Here's where it gets tricky: In the recent mid-term elections, Texans sent a huge delegation of Republicans to Washington, and gave the GOP bullet-proof majorities in both chambers of the state legislature. Oh yeah, and the legislature oversees the remapping not only of its own seats, but US House seats as well. How many of those new Texas seats will be drawn in ways that give large areas of Latino settlement a chance to elect a representative of their choice to Congress? Texas still must watch out for the provisions of the 1965 Voting Rights Act; it would be asking for legal challenges if none of the four new seats were composed in a way that would give Latino politicians a shot. But even in Texas, a majority of Latinos give their votes to Democrats. But oh yeah... the legislature is even more Republican than it used to be. What's your best guess? Two seats? Three seats? None?

When I was covering a redistricting battle in Chicago one influential alderman, a white guy with a huge army of Puerto Rican ward workers, said he was ready to stop all the games around redistricting, create 50 city council seats for Chicago's roughly three million people, and simply press a grid down on the map of the city to form more or less equal districts of some 60 thousand people. No reaching out a finger of land to "capture" a white, or black, or Latin neighborhood. Just, as he said, "let the chips fall where they may."

Part of the underlying assumption in the Voting Rights Act and in modern map-making is that white voters simply won't elect black and brown candidates even of their own party. The examples are legion... but the counter-examples are growing in number as well: Puerto Rico-born Raul Labrador now holds a US House seat from Idaho. Black Iraq War veteran Allen West now holds a South Florida house seat. West was sent to Washington from a district with a relatively small number of black residents. Both Labrador and West are Republicans.

Rep. Luis Gutierrez of Illinois is now a congressional veteran after a new Latino-friendly seat was carved out of two huge barrios, a largely Puerto Rican neighborhood on the North Side, and a largely Mexican one on the South Side. In between sits one of the largest groupings of black neighborhoods in America, the West Side, which starts just outside the famed Loop and runs to the city line. In order to make that seat, Illinois 4, mapmakers used the roadbed of an expressway, public parks, and other uninhabited pieces of land to stitch north and south together, since the law requires districts be "contiguous."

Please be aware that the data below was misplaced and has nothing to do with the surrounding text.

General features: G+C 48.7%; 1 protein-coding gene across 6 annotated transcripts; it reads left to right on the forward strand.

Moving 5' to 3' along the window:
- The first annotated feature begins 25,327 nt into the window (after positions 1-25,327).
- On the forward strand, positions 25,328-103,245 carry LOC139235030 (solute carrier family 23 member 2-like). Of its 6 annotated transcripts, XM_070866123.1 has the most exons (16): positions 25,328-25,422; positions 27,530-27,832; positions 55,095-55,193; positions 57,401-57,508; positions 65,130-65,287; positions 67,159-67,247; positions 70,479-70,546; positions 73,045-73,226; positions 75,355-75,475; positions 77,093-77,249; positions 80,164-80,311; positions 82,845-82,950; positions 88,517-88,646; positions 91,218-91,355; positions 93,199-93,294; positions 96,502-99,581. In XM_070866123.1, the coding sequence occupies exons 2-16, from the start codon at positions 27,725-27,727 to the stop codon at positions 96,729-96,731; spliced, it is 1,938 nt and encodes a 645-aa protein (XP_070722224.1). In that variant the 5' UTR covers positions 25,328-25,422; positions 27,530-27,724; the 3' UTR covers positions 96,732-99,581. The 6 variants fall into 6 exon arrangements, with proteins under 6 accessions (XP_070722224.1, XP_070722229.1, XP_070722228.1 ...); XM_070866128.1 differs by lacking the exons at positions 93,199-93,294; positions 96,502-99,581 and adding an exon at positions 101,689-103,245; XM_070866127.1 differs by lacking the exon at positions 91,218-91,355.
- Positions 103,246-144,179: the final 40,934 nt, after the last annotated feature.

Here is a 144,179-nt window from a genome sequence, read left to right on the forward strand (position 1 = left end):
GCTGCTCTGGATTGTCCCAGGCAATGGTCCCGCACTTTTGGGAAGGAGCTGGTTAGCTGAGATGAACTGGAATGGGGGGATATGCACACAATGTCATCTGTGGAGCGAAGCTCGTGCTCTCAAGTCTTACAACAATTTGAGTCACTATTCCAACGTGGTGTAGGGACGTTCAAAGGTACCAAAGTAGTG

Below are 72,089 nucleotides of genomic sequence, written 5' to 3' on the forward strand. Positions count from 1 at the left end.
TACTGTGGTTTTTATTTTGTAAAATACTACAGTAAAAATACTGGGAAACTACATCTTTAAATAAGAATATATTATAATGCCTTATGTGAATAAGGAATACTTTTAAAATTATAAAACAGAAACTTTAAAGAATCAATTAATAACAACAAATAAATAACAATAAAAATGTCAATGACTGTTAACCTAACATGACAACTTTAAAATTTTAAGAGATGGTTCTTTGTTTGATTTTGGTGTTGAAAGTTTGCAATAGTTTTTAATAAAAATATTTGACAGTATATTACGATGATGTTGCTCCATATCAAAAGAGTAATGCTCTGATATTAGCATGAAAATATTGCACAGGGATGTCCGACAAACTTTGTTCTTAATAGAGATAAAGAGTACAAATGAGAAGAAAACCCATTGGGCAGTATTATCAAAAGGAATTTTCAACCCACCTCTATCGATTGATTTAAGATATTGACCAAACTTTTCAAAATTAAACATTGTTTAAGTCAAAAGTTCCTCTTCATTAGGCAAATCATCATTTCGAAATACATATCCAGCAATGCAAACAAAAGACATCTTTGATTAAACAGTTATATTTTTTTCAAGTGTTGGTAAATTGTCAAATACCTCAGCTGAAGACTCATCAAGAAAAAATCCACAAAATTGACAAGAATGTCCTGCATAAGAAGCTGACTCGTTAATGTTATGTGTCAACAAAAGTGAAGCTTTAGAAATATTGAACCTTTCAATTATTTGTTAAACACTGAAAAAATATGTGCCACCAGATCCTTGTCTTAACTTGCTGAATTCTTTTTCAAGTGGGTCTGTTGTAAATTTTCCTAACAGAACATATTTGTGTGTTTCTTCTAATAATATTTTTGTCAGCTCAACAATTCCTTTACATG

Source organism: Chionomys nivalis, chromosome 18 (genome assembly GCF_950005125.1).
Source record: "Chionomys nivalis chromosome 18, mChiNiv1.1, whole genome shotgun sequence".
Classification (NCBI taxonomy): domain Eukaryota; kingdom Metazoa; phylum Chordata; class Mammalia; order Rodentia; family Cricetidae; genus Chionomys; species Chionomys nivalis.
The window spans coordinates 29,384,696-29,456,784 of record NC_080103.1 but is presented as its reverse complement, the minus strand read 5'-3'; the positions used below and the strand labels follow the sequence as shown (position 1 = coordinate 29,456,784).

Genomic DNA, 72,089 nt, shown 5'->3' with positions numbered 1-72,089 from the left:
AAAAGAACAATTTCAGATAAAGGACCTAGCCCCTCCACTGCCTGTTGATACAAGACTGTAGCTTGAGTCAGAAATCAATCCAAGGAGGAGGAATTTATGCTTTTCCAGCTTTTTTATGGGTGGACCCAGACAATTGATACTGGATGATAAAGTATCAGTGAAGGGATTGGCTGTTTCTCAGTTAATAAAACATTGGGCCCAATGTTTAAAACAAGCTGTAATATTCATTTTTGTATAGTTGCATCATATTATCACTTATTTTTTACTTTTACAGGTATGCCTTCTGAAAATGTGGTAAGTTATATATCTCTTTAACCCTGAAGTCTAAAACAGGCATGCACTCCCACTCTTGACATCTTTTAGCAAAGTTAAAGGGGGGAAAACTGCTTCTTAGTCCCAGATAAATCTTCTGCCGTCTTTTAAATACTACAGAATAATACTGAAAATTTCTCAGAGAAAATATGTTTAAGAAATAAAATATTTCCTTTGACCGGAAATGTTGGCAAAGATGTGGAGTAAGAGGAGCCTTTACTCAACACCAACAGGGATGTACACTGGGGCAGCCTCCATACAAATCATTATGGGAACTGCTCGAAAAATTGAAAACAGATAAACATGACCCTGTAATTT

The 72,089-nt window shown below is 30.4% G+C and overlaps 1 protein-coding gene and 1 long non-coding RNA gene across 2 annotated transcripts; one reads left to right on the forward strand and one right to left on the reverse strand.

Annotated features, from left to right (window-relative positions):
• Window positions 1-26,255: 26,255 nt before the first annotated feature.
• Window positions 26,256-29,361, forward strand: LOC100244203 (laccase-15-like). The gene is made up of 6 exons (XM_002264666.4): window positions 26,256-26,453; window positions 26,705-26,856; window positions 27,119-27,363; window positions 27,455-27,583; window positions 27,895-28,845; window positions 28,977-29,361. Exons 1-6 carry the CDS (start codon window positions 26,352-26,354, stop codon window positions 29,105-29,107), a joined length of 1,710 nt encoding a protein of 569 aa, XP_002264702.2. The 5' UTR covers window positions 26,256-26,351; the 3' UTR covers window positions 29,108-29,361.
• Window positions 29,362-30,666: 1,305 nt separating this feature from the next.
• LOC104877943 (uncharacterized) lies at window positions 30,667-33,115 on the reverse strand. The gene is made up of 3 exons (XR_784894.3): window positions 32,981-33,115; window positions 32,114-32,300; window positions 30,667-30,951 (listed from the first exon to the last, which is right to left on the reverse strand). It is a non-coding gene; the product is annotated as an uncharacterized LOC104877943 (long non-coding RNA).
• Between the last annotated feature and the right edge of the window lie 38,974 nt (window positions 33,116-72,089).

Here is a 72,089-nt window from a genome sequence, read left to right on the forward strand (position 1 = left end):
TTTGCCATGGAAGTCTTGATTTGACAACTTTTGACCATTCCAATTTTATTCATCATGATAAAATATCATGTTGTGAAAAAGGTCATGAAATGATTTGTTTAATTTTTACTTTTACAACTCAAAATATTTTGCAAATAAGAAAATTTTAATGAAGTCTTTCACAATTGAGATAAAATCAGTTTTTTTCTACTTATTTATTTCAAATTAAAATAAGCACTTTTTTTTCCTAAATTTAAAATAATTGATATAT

Is Luis Gutierrez a Puerto Rican congressman? Sure. Proudly, unapologetically so. Does he need a district created so he can win, and does a district have to have an overwhelming majority of Latino voters in order to remain a "safe" seat for him? Here's where it gets more complicated. Gutierrez has now been a member of congress for 18 years. He's one of the recognized experts on immigration law on the Hill. But he's also someone with deep expertise on housing and banking, issues that must surely resonate beyond the Mexican and Puerto Rican neighborhoods that make up a lot of his district. Will only black Floridians vote for Rep. Alcee Hastings? Will only Latino Brooklynites vote for Rep. Nydia Velasquez? Can the strictures of the Voting Rights Act be safely loosened? I welcome your comments at the Destination Casa Blanca website, www.hitn.tv/dcb and at The Huffington Post. See you next week.